Biomaterials, Biodegradables and Biomimetics Research Group

Papers in Scientific Journals

A Textile Platform Using Continuous Aligned and Textured Composite Microfibers to Engineer Tendon-to-Bone Interface Gradient Scaffolds


Tendon-to-bone interfaces exhibit a hierarchical multitissue transition. To replicate the progression from mineralized to nonmineralized tissue, a novel 3D fibrous scaffold is fabricated with spatial control over mineral distribution and cellular alignment. For this purpose, wet-spun continuous microfibers are produced using polycaprolactone (PCL)/ gelatin and PCL/gelatin/hydroxyapatite nano-to-microparticles (HAp). Higher extrusion rates result in aligned PCL/gelatin microfibers while, in the case of PCL/gelatin/HAp, the presence of minerals leads to a less organized structure. Biological performance using human adipose-derived stem cells (hASCs) demonstrates that topography of PCL/gelatin microfibers can induce cytoskeleton elongation, resembling native tenogenic organization. Matrix mineralization on PCL/gelatin/HAp wet-spun composite microfibers suggests the production of an osteogenic-like matrix, without external addition of osteogenic medium supplementation. As proof of concept, a 3D gradient structure is produced by assembling PCL/gelatin and PCL/gelatin/HAp microfibers, resulting in a fibrous scaffold with a continuous topographical and compositional gradient. Overall, the feasibility of wet-spinning for the generation of continuously aligned and textured microfibers is demonstrated, which can be further assembled into more complex 3D gradient structures to mimic characteristic features of tendon-to-bone interfaces.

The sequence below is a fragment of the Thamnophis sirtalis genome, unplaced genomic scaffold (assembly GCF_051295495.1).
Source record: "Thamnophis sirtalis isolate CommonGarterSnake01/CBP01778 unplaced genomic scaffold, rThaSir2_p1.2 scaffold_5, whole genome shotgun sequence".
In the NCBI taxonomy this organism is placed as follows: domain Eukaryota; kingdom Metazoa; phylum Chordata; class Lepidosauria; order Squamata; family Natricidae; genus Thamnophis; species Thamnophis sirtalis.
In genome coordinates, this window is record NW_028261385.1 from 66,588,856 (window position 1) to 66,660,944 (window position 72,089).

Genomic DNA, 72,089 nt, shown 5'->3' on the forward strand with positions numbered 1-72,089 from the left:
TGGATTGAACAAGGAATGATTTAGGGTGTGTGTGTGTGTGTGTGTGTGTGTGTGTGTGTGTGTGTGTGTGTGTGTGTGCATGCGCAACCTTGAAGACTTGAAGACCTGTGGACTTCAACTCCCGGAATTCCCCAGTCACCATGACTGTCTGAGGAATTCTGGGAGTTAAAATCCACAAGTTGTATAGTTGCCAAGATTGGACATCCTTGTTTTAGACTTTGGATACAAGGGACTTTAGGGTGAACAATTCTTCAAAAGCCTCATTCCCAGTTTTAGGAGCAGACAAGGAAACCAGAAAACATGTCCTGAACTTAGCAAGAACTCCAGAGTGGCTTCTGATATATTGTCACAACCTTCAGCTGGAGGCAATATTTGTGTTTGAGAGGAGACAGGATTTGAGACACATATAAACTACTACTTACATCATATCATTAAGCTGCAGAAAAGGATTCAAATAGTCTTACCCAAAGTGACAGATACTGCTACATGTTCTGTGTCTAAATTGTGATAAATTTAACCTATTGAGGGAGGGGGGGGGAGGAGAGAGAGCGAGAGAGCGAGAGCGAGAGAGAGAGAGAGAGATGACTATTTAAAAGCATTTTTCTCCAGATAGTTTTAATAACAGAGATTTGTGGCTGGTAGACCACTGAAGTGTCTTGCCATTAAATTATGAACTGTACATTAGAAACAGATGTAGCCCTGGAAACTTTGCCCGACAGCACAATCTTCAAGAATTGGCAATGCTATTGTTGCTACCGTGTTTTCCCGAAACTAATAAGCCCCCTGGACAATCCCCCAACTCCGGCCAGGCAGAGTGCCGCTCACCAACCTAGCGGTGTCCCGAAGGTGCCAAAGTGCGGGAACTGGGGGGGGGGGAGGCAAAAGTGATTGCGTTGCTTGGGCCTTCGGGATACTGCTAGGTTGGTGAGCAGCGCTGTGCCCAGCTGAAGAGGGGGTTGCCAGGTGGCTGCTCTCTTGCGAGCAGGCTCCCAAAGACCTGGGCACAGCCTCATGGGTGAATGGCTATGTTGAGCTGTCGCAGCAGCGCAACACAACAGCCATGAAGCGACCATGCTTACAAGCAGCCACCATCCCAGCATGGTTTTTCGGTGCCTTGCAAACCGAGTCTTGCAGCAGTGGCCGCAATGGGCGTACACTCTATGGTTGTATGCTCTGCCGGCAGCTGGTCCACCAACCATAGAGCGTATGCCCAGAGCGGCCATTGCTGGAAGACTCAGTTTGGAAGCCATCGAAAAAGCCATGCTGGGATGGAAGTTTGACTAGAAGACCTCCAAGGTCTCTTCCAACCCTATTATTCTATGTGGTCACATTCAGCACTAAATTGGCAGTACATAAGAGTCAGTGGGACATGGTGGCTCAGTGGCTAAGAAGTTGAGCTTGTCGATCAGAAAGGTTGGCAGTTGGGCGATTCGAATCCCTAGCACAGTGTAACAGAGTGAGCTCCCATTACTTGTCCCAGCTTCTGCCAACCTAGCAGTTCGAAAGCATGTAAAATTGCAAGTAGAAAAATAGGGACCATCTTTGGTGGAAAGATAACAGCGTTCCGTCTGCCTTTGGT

Advanced Healthcare Materials
Biotextiles, Cell-laden microfibers, Gradient Biomaterials, tendon-to-bone interfaces, wet spinning
Open Access
Peer Reviewed
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